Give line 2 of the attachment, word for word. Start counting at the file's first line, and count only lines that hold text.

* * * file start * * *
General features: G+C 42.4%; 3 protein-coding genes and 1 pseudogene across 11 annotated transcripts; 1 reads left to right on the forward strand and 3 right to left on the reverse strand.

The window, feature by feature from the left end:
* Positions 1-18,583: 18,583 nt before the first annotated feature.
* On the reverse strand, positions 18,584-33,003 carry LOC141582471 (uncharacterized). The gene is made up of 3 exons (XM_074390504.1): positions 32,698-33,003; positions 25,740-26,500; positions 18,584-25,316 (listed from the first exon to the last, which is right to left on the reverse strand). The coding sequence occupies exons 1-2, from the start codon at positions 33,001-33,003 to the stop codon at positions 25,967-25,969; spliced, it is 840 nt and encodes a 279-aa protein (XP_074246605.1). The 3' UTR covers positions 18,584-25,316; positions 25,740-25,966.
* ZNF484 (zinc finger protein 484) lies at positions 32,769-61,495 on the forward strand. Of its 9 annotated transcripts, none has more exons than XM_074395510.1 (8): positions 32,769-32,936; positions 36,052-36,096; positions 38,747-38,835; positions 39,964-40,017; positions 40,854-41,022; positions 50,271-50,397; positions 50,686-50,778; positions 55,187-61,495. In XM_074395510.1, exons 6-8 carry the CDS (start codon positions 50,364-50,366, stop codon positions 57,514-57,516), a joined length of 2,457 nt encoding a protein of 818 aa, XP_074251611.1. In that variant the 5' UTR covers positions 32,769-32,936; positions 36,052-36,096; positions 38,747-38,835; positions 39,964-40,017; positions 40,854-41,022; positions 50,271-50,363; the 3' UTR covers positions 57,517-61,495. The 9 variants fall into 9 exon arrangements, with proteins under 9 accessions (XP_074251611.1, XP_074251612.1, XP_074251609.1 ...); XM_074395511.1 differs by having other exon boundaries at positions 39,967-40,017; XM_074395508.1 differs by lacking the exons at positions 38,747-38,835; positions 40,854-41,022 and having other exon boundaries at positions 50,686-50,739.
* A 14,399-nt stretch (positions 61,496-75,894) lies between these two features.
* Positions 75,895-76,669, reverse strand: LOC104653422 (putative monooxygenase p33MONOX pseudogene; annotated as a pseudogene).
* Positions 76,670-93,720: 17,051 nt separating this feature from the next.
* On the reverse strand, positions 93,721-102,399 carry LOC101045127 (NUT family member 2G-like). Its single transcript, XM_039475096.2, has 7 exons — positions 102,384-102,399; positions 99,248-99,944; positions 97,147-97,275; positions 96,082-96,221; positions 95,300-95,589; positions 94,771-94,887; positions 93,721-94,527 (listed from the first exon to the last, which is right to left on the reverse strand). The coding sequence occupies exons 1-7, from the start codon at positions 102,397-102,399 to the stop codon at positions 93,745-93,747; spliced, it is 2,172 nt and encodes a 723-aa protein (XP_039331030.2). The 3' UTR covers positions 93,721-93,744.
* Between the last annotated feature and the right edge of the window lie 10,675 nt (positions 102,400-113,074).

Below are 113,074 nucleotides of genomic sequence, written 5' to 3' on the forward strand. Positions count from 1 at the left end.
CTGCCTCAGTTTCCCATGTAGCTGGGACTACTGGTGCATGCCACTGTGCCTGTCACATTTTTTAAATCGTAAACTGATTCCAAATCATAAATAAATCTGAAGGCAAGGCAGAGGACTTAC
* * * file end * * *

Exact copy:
The window, feature by feature from the left end: